While discussing about inequality of power and wealth, Mr. Rumi highlighted the issue of wealth concentration in a few hands, which has proven to be a significant hindrance to democracy. “The disparity of wealth in the West at the moment is far more than what it was back in the start of the 20th century. Democracy cannot prevail when wealth is distributed in such a manner and such is the case in Pakistan as well,” he explained.

He appreciated the efforts of Mr. Tohid and Ms. Shirazi, who have always stood their ground, fought for truth and faced defiance and powerful opposition in doing so.

Ms. Shirazi highlighted how the shadows of fascism and authoritarianism are taking the garb of legality and constitutionalism and hovering over democracy around the world today are the biggest threats to democratic manifestation one can imagine.

When asked about the current state of democracy, Ms. Shirazi said, “It is not only Pakistan facing a declining democracy, rather, this is a global phenomenon. Democracy depends on many factors which include; free media, freedom of expression, human rights and its protection, these are all pillars of democracy, which have been weakened. The biggest barrier in the way of democracy is fascism and authoritarianism, which now is prevailing throughout the world.”

The panel agreed that backsliding of democracy is evident and is not only a national issue but a global dilemma.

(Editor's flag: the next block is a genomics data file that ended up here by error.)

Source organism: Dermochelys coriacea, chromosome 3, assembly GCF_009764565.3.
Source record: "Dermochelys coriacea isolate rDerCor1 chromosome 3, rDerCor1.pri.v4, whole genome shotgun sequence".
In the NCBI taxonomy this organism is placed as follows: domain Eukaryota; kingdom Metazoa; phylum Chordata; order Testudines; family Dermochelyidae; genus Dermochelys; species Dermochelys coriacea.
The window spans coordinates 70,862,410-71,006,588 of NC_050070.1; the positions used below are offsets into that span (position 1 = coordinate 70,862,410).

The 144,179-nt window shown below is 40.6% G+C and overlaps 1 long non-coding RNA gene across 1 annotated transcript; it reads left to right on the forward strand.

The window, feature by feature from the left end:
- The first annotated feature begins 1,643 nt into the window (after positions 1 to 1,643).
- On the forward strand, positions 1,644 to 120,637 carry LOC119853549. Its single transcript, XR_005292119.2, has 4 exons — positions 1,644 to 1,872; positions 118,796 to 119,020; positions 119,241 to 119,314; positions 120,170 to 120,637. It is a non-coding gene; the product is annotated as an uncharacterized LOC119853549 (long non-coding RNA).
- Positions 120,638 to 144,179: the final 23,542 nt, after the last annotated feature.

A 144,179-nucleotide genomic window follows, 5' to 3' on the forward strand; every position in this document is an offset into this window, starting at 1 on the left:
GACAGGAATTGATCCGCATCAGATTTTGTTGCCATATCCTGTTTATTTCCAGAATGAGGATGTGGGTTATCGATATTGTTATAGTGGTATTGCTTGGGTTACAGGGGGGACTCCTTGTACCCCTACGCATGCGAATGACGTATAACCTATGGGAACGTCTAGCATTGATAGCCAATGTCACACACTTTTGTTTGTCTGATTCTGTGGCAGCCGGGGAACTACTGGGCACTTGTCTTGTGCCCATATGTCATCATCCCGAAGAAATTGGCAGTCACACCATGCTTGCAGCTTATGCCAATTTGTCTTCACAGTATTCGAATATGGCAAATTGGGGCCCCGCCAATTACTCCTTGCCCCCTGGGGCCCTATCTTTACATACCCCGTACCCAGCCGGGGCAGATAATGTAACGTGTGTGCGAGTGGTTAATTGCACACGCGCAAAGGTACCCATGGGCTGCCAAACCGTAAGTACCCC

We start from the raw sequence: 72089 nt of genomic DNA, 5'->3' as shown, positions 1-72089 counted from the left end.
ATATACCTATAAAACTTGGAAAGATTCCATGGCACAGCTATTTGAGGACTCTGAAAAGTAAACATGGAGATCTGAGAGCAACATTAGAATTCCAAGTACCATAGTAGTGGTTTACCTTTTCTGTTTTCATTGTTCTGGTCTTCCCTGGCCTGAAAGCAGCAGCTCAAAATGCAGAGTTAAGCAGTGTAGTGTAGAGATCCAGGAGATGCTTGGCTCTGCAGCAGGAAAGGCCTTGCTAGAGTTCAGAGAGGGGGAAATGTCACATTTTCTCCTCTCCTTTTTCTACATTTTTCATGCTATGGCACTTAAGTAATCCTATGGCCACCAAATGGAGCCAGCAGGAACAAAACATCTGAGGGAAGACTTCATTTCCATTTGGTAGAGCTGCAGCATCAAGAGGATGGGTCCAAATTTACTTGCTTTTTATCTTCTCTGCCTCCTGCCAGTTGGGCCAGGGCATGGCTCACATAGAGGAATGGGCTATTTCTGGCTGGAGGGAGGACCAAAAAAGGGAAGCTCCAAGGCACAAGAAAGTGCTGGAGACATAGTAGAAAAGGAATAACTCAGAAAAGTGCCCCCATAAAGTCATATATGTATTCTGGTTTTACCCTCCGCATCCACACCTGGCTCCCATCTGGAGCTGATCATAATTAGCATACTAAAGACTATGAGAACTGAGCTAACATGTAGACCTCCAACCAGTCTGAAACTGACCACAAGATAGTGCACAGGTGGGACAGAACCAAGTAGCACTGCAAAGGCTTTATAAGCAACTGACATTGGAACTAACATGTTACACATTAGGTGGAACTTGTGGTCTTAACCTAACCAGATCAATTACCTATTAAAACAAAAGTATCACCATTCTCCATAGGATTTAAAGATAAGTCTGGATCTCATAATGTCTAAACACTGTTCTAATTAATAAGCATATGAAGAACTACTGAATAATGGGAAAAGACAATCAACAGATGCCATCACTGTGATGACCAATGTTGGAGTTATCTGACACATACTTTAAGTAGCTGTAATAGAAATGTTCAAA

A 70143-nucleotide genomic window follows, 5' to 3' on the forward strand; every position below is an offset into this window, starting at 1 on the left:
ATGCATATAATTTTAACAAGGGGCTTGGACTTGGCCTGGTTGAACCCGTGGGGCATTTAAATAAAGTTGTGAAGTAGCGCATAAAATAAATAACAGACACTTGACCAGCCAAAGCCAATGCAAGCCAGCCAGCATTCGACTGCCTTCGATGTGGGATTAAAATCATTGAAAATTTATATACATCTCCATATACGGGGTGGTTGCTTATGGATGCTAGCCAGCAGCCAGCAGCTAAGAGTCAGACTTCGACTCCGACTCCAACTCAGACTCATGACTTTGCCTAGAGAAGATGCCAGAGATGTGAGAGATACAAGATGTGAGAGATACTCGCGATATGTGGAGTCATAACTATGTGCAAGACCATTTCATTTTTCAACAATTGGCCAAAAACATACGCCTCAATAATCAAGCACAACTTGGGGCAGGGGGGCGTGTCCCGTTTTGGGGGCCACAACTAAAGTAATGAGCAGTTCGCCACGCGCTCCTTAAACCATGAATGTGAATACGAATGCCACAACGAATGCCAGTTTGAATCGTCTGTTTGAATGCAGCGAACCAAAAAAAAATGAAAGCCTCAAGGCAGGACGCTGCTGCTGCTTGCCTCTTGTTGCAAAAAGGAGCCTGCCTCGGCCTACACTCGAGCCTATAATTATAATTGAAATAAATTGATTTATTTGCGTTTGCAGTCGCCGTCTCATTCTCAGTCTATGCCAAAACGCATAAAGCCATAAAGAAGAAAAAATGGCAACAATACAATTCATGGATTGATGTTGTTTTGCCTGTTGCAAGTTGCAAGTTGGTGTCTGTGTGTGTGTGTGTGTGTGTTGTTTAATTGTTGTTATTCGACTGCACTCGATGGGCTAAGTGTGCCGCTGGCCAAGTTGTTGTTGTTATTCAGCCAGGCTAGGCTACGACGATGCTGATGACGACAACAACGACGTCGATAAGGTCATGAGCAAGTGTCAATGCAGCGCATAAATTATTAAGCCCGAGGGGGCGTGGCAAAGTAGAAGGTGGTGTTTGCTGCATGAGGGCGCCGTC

Discussing the importance of social media platforms and how the platforms are being used by general public to express their view points, the panelists deemed social media platforms as the leading means of public engagement of this era. They said that the new generation are far more self-aware and are adept at leveraging social media to organize around issues critical to them. It would take a while to grasp the concept of meaningful engagement but it is now up to the new generation to develop and take the country forward.

Mr. Rumi on explaining the causes of public disengagement said, “Every nation in the world allows campus politics, it is only in Pakistan where campus politics is condemned.” He added, “All the political parties alike, have been in denial and unable to play their part in boosting and supporting democracy.”

Mr. Tohid seconded his opinion and said, “Student unions should be opened, political involvement of the students can be denied, but their political thinking should not be capped.”

Ms. Shirazi strongly stressed over the fact that speaking up and standing up for one self is very essential, saying, “Having the right to speak up is what matters the most, be it wrong, be it right, one should at least have the freedom of speech.”

The podcast concluded with hope for the future of journalism and democracy when the attention was directed towards Maria Ressa and Dmitri Muratov, who got a Nobel Prize for Journalism on the same day as the podcast.

Mr. Tohid, optimistic for the future said, “Perhaps there is still hope for Journalism, this is the first time in my life, I have seen a journalist being awarded a Nobel Prize.”